Abstract

The Rock of Gibraltar comprises two tectonically separated limbs of an isolated klippe of Liassic Gibraltar Limestone Formation. Both limbs have similar, c. 400 m thick sequences of inner carbonate platform facies arranged in high‐frequency, metre‐scale, shallowing‐upward, peritidal cycles with emergent, caliche caps. Four cycle types are recognized on the basis of vertically repeated successions of different sedimentary structures, lithologies, facies and biota. When compared with other Liassic cycles from fault‐bound platforms of the western Mediterranean region all are found to be of similar scale, facies and cycle type. Likely common origins are through Milankovitch band allocyclicity, or autocyclic tidal flat progradation superimposed on regional subsidence.

Within the Gibraltar Limestone high‐frequency cycles are superimposed on a low‐frequency (third order?) cyclicity that is revealed, through the use of Fischer plots, to control the occurrrence of facies, biota, high‐frequency cycle types and dolomitization. Falling sea‐level and lowstand phases, with reduced accommodation space, are typified by restricted, inner platform facies and cycles and by early reflux dolomitization. Transgressive and highstand phases, with more accommodation space, are characterized by the absence of early dolomites, the incoming of inner platform microfossils (i.e. foraminifera and calcareous algae) and by less restricted marine facies (i.e. oncoids, shelly rudstones, packstones and grainstones).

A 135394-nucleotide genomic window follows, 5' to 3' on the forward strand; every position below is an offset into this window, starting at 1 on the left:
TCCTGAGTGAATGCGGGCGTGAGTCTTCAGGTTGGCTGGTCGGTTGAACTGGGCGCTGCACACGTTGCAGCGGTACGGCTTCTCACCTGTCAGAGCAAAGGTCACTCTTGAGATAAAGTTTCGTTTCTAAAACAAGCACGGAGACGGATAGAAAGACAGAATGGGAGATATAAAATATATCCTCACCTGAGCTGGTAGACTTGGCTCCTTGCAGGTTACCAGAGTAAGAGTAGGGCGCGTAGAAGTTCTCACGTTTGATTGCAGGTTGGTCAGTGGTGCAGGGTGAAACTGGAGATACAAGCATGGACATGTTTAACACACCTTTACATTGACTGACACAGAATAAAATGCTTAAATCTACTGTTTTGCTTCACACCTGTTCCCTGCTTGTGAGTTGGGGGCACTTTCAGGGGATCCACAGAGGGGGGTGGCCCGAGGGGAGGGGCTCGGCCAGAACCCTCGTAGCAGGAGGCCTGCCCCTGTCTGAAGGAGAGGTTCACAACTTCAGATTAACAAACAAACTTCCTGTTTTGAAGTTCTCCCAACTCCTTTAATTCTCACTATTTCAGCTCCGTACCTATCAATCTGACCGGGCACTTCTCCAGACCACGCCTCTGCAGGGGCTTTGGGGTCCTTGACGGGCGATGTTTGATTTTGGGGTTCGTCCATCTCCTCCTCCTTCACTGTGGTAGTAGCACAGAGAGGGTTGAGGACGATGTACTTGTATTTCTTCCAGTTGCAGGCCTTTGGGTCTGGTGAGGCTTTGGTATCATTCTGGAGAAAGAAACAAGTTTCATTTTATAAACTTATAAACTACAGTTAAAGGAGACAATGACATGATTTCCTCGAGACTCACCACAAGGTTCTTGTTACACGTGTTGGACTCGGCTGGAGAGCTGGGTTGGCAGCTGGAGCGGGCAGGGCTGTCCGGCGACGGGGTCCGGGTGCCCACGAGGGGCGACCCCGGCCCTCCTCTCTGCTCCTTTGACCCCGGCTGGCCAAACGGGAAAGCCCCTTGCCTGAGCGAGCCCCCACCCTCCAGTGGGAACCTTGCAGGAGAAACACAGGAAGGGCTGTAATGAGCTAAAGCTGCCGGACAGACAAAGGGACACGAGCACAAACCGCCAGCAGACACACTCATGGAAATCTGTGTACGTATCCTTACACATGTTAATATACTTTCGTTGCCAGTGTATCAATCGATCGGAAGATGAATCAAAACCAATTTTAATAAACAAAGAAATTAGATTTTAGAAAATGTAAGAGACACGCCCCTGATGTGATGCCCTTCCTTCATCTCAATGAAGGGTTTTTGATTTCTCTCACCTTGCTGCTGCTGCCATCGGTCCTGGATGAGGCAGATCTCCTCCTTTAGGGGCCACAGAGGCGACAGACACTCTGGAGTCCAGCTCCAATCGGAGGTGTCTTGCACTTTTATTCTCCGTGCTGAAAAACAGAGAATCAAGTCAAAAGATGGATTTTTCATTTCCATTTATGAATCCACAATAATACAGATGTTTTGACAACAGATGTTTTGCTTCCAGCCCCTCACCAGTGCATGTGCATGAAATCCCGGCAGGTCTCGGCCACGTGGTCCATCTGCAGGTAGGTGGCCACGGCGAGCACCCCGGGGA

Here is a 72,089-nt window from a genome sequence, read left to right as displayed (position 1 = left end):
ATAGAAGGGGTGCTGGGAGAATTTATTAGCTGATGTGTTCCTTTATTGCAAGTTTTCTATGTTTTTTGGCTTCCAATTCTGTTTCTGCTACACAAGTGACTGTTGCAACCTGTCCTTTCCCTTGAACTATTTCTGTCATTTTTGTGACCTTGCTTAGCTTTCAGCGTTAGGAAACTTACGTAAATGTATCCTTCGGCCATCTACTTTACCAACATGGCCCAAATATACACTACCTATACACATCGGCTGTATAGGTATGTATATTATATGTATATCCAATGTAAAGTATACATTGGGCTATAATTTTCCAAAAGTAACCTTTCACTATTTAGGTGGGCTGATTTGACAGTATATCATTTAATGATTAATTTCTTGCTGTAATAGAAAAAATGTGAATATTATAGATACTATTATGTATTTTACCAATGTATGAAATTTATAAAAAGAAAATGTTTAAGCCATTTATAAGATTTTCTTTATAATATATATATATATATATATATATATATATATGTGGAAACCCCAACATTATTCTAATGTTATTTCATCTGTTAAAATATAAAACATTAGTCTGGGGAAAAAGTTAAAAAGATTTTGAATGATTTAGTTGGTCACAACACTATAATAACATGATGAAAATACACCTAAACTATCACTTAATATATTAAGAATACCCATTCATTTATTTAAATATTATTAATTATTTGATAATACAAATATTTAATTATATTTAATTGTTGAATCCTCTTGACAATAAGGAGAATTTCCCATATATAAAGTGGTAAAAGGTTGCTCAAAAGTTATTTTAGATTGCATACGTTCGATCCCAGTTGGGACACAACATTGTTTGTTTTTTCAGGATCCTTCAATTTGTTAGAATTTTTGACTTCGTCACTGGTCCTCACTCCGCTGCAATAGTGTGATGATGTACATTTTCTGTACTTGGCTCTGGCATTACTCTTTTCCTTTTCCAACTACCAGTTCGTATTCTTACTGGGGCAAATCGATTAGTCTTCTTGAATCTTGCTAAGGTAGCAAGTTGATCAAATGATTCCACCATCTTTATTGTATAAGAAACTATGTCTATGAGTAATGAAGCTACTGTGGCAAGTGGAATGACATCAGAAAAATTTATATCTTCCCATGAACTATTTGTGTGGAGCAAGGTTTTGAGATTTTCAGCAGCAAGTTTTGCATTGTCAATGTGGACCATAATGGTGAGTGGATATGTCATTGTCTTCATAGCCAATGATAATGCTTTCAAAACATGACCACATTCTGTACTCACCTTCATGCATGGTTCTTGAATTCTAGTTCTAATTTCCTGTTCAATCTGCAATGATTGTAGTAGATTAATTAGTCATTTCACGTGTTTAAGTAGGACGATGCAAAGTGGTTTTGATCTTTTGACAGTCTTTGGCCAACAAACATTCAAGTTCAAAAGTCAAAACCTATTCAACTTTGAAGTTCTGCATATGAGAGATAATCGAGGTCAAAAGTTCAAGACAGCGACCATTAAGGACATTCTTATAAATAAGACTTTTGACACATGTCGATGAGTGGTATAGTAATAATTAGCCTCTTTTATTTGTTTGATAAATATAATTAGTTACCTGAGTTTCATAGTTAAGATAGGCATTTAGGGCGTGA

Fischer plots have demonstrable value in the correlation and analysis of tectonically separated and geographically isolated cyclic sequences that lack prominent marker beds or stratigraphically useful biotas.

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